The Local Community Radio Act is 10 Years Old!
Thanks to Pete Tridish for reminding us that on this day, ten years ago, the Senate passed, on unanimous consent, the Local Community Radio Act of 2010 (LCRA). Just a day prior, the House passed the legislation on voice vote. The legislation was signed into law by President Obama on January 4, 2011.
The enacted LCRA of 2010 was the fourth attempt by Congress to pass this legislation which was based in part on the outcome of a study that was mandated in the previous Radio Broadcast Protection Act on the impact of third-adjacent channel short-spacing to the existing radio services. The MITRE Report was the product of the construction of several experimental LPFM stations in the early 2000s and clearly demonstrated that the chances for interference to existing facilities from LPFM stations on third-adjacent channels was next to nothing.
As a result of the LCRA, over 2,800 LPFM original construction permit applications were filed in the 2013 “Second Generation” filing window. Unlike the “First Generation” LPFMs, these stations were not required to meet any third adjacent channel protection requirements towards other domestic facilities.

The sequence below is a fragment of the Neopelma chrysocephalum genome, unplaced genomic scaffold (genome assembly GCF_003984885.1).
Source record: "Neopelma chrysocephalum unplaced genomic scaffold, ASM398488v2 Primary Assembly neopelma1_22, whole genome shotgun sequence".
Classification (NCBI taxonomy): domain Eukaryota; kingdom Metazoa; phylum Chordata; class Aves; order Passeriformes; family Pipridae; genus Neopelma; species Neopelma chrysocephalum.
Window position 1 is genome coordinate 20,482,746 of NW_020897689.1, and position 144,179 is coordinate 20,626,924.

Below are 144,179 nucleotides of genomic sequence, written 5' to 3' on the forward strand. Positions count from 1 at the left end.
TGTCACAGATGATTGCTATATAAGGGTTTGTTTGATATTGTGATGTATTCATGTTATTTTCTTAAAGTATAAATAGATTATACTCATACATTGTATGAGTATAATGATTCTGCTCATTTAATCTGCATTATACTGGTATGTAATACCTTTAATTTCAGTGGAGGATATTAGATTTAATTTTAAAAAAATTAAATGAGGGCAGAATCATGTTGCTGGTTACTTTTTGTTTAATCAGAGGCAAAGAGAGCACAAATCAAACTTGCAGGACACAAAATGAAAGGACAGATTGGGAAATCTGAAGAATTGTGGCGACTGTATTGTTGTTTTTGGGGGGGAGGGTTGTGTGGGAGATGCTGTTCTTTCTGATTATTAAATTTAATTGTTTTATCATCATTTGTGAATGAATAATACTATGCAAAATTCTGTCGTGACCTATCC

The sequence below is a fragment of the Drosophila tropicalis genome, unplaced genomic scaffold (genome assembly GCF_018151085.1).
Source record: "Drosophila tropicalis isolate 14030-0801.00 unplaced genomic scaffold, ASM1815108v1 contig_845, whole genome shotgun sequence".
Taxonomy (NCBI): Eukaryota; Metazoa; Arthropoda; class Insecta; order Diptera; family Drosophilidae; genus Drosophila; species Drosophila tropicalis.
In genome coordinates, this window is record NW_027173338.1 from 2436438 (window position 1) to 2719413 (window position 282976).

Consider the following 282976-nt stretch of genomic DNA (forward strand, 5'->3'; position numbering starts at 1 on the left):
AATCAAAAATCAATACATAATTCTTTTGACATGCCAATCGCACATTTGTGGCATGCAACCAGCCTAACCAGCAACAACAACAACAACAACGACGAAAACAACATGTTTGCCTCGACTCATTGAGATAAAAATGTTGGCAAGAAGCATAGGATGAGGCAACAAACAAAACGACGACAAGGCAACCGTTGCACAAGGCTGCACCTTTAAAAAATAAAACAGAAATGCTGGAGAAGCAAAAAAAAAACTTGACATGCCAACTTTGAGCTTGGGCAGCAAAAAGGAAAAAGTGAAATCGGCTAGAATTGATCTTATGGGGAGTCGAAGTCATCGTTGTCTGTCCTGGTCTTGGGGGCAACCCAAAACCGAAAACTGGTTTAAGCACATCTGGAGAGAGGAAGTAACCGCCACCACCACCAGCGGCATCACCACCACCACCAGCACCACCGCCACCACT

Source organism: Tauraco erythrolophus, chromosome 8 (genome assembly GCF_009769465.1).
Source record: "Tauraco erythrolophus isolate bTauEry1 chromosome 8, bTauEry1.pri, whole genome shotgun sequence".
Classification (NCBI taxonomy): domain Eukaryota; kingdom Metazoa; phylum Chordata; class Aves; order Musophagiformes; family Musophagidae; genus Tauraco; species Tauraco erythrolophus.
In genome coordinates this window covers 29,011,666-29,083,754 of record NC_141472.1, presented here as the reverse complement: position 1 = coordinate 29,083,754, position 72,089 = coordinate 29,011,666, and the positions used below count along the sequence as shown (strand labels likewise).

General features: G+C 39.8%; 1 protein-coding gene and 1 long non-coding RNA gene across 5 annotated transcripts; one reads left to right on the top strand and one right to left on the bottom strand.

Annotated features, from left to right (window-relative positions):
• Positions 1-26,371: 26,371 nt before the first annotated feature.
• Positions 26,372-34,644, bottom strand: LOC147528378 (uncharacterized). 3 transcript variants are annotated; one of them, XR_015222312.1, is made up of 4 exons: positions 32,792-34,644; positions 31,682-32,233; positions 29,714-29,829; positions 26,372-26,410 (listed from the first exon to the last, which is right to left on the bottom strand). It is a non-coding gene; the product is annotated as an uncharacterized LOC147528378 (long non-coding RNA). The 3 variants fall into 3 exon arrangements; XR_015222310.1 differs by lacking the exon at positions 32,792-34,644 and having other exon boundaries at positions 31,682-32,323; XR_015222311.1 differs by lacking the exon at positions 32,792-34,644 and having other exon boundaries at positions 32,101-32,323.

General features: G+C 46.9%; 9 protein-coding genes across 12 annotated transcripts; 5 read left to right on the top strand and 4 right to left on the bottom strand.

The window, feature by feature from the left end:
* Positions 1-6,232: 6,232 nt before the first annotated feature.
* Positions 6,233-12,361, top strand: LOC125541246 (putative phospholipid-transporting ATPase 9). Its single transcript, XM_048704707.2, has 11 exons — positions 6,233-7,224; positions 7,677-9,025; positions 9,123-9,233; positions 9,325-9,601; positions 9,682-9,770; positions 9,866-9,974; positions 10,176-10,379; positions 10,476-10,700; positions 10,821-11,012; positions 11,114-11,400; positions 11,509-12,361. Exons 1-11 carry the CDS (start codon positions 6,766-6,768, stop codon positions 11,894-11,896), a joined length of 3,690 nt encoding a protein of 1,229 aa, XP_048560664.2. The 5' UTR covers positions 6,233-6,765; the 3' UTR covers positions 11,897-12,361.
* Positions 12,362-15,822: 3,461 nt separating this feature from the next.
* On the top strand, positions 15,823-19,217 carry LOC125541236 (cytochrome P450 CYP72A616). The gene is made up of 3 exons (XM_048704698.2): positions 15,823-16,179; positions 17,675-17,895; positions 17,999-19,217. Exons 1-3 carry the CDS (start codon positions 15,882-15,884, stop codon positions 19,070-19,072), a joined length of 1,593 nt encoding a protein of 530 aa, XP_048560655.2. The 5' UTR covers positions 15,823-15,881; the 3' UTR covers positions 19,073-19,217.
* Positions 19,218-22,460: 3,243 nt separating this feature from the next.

The LCRA was a product of many years of hard work by Prometheus Radio Project as well as various civil rights and media justice organizations. I personally remember being involved in an organized trip to Washington DC in 2009 where we visited the offices of our House and Senate members. Being from Arizona, I did visit Senator McCain’s office. While I did not get to meet Senator McCain, there was a special feeling just being there. Plus, as an added treat, I got to ride the trains that ran between the different office buildings. Something that the average person does not get a chance to experience.
The LCRA was very much a compromise legislation between the various grassroots forces supporting community radio and the deep-pocketed National Association of Broadcasters, along with National Public Radio, who, both at the time and for one of those organizations, still is, hellbent on stopping the expansion of independent low power community radio. The original issue that created the need for this legislation was further complicated by what could be one of the FCC’s biggest broadcast blunders ever, the Auction 83 FM translator filing window of 2003, which brought very little revenue, yet thousands of new FM translators, most applied for by one person in Twin Falls, Idaho who made millions (and I mean millions) and furthering foreclosing on new community stations nationwide.